Most recently, Japan has announced its plan for a digital yen in retaliation to digital yuan. Experts are also calling out for a digital dollar, with Ex-CFTC Chair Christopher Giancarlo setting up an organization to look into the framework and the potential for a digital dollar.
Congressman Mike Gallagher (R-WI8) has also come in support of this idea as he wrote on Twitter,
“Just like we cannot let the CCP build the world’s telecommunications networks, we cannot let the CCP build the digital currency of the future either. We need all hands on deck to ensure American cryptocurrencies become the global standard.”
Gallagher was also the co-chair of the bipartisan Cyberspace Solarium Commission charged with developing an all encompassing approach to empower the US to address the cybersecurity challenges.
In Dec. 2018, Gallagher introduced a bill, Blocking Iran Illicit Finance Act, where he called for a report on Iran’s efforts to create a sovereign cryptocurrency that could be used to evade economic transactions just like Venezuela’s petro.
China taking the leading position
While many are calling for a digital dollar, in Dec., US Treasury Secretary Steven Mnuchin said he and Federal Reserve Chairman Jerome Powell doesn’t see the need for the Fed to issue a digital currency in the near future, the next five years.
Meanwhile, China has made digital currency its key innovation goal as in Oct., President Xi Jinping said that they need to “take the leading position” in the blockchain field and “seize the opportunity.”
He added that China “must take blockchain as an important breakthrough for independent innovation.”
After five years of research, China is also ready to test its central bank-issued digital currency (CBDC). And experts believe this could challenge the supremacy of the US dollar.
As we reported, Deutsche bank’s latest report observes that developing electronic, and crypto strategies could be the “epicentre of global economic power could shift.” The CBDC could also be used by the country as “a soft- or hard-power tool” and if China forces tech companies doing business in the country to adopt the digital yuan, “it will certainly erode the dollar’s primacy in the global financial market.”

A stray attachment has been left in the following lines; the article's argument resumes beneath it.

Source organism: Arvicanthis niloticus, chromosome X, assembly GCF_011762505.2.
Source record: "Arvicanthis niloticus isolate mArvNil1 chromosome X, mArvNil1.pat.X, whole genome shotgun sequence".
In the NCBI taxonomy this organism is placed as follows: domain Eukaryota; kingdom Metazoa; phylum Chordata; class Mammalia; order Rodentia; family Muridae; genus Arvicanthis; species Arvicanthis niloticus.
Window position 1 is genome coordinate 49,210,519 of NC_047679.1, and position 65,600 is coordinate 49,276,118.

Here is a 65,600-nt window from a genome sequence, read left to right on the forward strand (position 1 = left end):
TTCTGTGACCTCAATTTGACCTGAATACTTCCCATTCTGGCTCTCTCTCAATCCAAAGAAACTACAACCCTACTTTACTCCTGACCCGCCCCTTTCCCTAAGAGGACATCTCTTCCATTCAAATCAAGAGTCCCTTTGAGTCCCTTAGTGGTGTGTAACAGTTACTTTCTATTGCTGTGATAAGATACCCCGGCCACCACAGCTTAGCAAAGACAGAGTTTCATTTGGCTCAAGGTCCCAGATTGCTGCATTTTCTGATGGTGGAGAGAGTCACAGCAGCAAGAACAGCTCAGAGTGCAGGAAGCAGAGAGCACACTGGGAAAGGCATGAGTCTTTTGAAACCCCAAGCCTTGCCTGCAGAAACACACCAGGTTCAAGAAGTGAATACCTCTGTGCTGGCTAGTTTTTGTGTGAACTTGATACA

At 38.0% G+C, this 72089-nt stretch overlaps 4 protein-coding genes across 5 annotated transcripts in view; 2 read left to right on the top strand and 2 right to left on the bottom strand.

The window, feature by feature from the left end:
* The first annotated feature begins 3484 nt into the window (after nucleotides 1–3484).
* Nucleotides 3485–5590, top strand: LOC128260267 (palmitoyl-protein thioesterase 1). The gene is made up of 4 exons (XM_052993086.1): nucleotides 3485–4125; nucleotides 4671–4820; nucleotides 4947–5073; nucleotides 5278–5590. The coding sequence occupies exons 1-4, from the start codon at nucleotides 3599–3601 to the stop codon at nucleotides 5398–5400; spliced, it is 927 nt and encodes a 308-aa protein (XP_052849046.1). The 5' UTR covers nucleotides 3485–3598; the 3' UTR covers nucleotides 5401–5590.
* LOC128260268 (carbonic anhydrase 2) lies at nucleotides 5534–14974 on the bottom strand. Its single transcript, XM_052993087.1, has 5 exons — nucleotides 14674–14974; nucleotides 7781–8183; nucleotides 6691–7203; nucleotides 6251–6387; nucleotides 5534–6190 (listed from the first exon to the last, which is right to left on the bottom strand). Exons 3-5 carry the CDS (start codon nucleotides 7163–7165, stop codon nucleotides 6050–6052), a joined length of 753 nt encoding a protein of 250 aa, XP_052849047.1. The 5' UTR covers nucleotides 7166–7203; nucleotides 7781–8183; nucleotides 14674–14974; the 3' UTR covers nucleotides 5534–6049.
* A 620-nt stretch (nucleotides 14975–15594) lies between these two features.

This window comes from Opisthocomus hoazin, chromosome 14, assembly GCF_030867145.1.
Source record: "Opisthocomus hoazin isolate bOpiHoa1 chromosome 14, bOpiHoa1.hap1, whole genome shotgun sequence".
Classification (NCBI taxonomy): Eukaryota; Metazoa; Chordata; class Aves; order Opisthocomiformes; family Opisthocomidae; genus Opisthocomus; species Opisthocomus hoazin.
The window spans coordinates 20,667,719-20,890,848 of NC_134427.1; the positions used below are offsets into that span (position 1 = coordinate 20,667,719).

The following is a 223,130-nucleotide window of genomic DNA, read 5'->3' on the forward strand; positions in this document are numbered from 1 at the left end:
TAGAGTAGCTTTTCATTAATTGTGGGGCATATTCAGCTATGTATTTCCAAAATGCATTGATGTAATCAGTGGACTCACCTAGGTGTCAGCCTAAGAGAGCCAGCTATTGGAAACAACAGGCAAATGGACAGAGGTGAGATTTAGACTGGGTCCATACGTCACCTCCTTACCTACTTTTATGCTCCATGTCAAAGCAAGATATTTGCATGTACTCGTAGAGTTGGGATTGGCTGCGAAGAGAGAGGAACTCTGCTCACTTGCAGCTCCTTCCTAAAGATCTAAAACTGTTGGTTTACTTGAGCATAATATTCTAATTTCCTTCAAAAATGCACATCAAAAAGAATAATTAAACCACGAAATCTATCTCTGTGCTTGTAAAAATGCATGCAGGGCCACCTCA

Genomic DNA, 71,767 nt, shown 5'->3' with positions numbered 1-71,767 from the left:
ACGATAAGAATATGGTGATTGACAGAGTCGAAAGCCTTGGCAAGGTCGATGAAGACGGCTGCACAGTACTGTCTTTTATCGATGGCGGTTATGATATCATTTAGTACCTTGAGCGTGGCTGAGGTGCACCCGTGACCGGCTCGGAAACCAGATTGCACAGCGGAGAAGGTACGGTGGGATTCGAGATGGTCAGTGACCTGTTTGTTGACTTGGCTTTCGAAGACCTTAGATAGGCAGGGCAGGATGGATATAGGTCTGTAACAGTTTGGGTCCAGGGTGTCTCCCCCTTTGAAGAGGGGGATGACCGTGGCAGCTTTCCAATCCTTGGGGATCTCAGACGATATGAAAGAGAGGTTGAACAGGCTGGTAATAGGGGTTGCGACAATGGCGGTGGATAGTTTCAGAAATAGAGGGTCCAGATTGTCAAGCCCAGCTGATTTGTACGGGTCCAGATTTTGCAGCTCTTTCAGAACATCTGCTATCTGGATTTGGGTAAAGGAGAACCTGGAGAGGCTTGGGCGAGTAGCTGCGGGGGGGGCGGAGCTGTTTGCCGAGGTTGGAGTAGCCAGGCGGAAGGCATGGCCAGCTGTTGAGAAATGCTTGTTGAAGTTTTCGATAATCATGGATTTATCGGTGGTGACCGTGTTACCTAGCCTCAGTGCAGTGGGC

But with a currency with ‘controllable anonymity’
China has been racing to get the complete design of its digital currency to work and is reportedly preparing for its first pilot test. This urgency could have been driven by social media giant Facebook, with nearly 2.5 billion users globally, working on its own digital currency Libra, announced in June last year and currently facing regulatory hurdles.
“China is moving quickly to launch a similar idea in the coming months,” Facebook CEO Mark Zuckerberg told a House committee in October. “If America doesn’t innovate, our financial leadership is not guaranteed,” he said.
Martin Chorzempa, a research fellow at the Peterson Institute for International Economics says People’s Bank of China is “definitely one of the most advanced central banks in the world in thinking about and moving forward on this issue (CBDC).”
However, China’s digital currency would function more like paper money than a cryptocurrency like Bitcoin. The idea here is to monitor every transaction, offering ‘controllable anonymity,’ which Chorzempa said, “is one of the most Orwellian statements one could think about.”
Digital currencies that as Deutsche Bank said have the potential to “revolutionize payment standard,” is surely the way of the future that can also trigger an upheaval in the global financial system.